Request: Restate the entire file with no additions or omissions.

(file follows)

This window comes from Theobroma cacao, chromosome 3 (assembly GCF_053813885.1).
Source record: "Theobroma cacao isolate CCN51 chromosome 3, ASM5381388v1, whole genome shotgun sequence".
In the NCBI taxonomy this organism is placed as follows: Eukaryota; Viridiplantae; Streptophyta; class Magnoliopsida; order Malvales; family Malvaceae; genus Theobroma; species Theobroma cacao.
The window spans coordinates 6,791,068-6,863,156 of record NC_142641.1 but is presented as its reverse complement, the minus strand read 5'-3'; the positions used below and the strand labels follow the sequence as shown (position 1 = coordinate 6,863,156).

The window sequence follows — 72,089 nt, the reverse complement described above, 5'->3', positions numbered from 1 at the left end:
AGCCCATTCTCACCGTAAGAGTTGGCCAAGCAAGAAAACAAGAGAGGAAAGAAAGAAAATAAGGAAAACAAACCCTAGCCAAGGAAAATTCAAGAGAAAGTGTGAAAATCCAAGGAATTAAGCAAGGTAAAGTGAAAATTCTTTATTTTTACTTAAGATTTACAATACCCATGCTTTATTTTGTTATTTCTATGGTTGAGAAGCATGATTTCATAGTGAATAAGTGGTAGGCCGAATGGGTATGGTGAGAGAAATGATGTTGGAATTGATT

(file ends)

This window comes from Theobroma cacao, chromosome 3 (assembly GCF_053813885.1).
Source record: "Theobroma cacao isolate CCN51 chromosome 3, ASM5381388v1, whole genome shotgun sequence".
In the NCBI taxonomy this organism is placed as follows: Eukaryota; Viridiplantae; Streptophyta; class Magnoliopsida; order Malvales; family Malvaceae; genus Theobroma; species Theobroma cacao.
The window spans coordinates 6,791,068-6,863,156 of record NC_142641.1 but is presented as its reverse complement, the minus strand read 5'-3'; the positions used below and the strand labels follow the sequence as shown (position 1 = coordinate 6,863,156).

The window sequence follows — 72,089 nt, the reverse complement described above, 5'->3', positions numbered from 1 at the left end:
AGCCCATTCTCACCGTAAGAGTTGGCCAAGCAAGAAAACAAGAGAGGAAAGAAAGAAAATAAGGAAAACAAACCCTAGCCAAGGAAAATTCAAGAGAAAGTGTGAAAATCCAAGGAATTAAGCAAGGTAAAGTGAAAATTCTTTATTTTTACTTAAGATTTACAATACCCATGCTTTATTTTGTTATTTCTATGGTTGAGAAGCATGATTTCATAGTGAATAAGTGGTAGGCCGAATGGGTATGGTGAGAGAAATGATGTTGGAATTGATT